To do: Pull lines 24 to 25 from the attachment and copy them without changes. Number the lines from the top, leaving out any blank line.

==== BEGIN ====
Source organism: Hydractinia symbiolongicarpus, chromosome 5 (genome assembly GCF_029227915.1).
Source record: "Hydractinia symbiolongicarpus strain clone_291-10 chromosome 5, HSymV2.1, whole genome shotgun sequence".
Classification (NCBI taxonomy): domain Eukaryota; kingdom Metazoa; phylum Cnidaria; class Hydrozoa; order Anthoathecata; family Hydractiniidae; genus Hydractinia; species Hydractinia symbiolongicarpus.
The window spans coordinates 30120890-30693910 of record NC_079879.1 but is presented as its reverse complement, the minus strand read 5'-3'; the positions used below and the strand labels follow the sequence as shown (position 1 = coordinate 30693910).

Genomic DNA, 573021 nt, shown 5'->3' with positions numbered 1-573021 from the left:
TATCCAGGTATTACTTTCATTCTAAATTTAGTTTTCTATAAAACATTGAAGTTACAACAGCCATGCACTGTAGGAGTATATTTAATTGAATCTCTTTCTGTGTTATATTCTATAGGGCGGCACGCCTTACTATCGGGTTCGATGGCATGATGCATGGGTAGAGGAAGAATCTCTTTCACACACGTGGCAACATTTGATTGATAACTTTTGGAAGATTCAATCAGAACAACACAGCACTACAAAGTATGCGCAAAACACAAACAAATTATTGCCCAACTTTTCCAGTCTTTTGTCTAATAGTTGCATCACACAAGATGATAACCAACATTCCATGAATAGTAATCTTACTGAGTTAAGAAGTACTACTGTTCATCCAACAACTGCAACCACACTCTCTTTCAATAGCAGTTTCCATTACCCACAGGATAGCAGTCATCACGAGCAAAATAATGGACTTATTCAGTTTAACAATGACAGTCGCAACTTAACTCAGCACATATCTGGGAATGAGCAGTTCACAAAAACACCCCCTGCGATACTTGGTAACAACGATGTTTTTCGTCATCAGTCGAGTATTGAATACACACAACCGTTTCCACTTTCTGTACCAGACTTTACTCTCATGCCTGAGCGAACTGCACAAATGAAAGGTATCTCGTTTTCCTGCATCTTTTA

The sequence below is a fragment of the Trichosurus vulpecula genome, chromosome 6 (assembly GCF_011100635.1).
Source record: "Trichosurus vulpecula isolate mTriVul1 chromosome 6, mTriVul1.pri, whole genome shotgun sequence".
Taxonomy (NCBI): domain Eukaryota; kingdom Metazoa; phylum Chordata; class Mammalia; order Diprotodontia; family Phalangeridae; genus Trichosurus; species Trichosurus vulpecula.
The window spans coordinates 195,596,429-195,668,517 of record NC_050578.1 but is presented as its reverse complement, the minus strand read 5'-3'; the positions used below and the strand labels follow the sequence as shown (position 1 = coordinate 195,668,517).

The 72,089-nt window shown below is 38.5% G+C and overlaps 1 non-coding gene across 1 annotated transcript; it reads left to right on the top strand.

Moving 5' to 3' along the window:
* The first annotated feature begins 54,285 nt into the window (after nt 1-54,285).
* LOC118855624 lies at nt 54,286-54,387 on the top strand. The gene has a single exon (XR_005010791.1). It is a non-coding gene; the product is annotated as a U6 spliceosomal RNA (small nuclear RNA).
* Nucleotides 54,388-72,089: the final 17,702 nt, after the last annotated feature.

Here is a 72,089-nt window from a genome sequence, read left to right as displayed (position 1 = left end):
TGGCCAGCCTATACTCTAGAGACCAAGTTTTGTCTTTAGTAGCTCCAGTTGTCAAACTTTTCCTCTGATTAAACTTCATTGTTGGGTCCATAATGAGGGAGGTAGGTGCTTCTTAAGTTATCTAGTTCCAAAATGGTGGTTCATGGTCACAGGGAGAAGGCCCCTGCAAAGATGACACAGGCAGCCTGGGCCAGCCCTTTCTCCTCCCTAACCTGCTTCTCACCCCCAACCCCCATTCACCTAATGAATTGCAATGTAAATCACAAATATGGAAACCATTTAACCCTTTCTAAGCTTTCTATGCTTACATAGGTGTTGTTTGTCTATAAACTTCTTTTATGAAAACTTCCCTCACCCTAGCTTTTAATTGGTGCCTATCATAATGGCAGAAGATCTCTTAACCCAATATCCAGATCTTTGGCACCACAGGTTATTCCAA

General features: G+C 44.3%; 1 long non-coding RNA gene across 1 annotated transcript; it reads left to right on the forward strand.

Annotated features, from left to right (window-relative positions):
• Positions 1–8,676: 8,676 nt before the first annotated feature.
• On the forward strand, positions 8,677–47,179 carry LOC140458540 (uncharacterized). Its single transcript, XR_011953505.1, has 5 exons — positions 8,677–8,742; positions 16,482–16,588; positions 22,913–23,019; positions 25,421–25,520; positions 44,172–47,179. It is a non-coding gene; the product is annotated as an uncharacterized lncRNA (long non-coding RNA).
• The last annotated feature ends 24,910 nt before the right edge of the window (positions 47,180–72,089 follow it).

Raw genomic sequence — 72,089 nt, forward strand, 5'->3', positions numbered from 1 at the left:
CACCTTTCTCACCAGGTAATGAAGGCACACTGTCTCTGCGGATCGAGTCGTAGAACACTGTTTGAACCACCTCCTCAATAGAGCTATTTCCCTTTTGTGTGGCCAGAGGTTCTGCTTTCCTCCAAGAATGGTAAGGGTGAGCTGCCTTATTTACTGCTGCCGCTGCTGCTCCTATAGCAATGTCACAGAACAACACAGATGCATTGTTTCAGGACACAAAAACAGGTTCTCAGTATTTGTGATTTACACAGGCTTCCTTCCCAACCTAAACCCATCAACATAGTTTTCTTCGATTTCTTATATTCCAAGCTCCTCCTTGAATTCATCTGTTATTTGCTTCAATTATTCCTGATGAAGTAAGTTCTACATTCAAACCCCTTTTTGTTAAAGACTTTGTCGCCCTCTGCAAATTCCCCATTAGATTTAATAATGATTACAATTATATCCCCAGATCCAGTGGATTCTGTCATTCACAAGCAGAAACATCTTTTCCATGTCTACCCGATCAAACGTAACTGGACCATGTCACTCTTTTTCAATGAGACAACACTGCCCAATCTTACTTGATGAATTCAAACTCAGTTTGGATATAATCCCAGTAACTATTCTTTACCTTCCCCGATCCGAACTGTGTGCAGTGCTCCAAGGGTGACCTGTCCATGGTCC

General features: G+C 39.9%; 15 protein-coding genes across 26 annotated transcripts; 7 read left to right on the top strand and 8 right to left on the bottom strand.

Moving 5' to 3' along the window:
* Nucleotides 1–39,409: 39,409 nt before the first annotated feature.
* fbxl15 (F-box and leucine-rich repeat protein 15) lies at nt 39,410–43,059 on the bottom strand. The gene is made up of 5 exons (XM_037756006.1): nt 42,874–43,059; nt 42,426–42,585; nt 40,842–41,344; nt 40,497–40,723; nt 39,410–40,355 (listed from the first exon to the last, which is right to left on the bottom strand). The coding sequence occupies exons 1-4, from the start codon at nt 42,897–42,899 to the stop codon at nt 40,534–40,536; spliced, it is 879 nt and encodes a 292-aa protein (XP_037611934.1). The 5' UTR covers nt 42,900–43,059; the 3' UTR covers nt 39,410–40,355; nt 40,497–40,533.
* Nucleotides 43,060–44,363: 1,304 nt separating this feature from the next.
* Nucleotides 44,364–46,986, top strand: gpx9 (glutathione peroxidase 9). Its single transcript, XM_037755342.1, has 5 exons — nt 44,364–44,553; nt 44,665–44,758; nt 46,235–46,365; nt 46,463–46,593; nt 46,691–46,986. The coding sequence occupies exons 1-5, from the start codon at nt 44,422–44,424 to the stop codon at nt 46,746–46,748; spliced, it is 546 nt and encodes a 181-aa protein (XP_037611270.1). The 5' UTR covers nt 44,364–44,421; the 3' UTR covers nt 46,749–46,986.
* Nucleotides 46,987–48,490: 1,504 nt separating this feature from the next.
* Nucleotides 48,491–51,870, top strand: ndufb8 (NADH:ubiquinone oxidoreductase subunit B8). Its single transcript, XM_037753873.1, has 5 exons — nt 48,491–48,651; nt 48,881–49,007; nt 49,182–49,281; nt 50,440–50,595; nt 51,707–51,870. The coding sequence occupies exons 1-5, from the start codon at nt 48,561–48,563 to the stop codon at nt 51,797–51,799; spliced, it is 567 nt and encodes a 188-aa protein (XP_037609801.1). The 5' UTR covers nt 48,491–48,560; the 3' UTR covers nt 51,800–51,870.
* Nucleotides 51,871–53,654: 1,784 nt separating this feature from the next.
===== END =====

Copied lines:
CACCTTTCTCACCAGGTAATGAAGGCACACTGTCTCTGCGGATCGAGTCGTAGAACACTGTTTGAACCACCTCCTCAATAGAGCTATTTCCCTTTTGTGTGGCCAGAGGTTCTGCTTTCCTCCAAGAATGGTAAGGGTGAGCTGCCTTATTTACTGCTGCCGCTGCTGCTCCTATAGCAATGTCACAGAACAACACAGATGCATTGTTTCAGGACACAAAAACAGGTTCTCAGTATTTGTGATTTACACAGGCTTCCTTCCCAACCTAAACCCATCAACATAGTTTTCTTCGATTTCTTATATTCCAAGCTCCTCCTTGAATTCATCTGTTATTTGCTTCAATTATTCCTGATGAAGTAAGTTCTACATTCAAACCCCTTTTTGTTAAAGACTTTGTCGCCCTCTGCAAATTCCCCATTAGATTTAATAATGATTACAATTATATCCCCAGATCCAGTGGATTCTGTCATTCACAAGCAGAAACATCTTTTCCATGTCTACCCGATCAAACGTAACTGGACCATGTCACTCTTTTTCAATGAGACAACACTGCCCAATCTTACTTGATGAATTCAAACTCAGTTTGGATATAATCCCAGTAACTATTCTTTACCTTCCCCGATCCGAACTGTGTGCAGTGCTCCAAGGGTGACCTGTCCATGGTCC

General features: G+C 39.9%; 15 protein-coding genes across 26 annotated transcripts; 7 read left to right on the top strand and 8 right to left on the bottom strand.